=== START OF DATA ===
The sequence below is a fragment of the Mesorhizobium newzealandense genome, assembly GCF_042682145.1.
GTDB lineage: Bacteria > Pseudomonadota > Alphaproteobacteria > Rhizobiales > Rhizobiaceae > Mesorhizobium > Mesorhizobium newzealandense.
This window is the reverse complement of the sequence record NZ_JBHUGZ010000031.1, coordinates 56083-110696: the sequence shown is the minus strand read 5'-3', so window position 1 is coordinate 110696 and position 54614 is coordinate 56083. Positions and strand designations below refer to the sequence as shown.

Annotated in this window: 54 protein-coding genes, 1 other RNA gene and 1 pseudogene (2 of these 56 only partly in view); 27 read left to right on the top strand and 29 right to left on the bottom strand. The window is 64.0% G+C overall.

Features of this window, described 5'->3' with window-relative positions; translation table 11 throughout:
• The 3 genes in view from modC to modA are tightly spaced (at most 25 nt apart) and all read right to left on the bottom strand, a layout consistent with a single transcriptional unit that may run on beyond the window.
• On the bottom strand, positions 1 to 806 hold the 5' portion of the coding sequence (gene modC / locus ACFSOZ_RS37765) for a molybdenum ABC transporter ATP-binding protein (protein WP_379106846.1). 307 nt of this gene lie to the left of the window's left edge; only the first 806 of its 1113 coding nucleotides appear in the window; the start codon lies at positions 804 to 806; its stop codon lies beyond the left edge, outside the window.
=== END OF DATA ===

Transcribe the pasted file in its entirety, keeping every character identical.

The sequence below is a fragment of the Mesorhizobium newzealandense genome, assembly GCF_042682145.1.
GTDB lineage: Bacteria > Pseudomonadota > Alphaproteobacteria > Rhizobiales > Rhizobiaceae > Mesorhizobium > Mesorhizobium newzealandense.
This window is the reverse complement of the sequence record NZ_JBHUGZ010000031.1, coordinates 56083-110696: the sequence shown is the minus strand read 5'-3', so window position 1 is coordinate 110696 and position 54614 is coordinate 56083. Positions and strand designations below refer to the sequence as shown.

Annotated in this window: 54 protein-coding genes, 1 other RNA gene and 1 pseudogene (2 of these 56 only partly in view); 27 read left to right on the top strand and 29 right to left on the bottom strand. The window is 64.0% G+C overall.

Features of this window, described 5'->3' with window-relative positions; translation table 11 throughout:
• The 3 genes in view from modC to modA are tightly spaced (at most 25 nt apart) and all read right to left on the bottom strand, a layout consistent with a single transcriptional unit that may run on beyond the window.
• On the bottom strand, positions 1 to 806 hold the 5' portion of the coding sequence (gene modC / locus ACFSOZ_RS37765) for a molybdenum ABC transporter ATP-binding protein (protein WP_379106846.1). 307 nt of this gene lie to the left of the window's left edge; only the first 806 of its 1113 coding nucleotides appear in the window; the start codon lies at positions 804 to 806; its stop codon lies beyond the left edge, outside the window.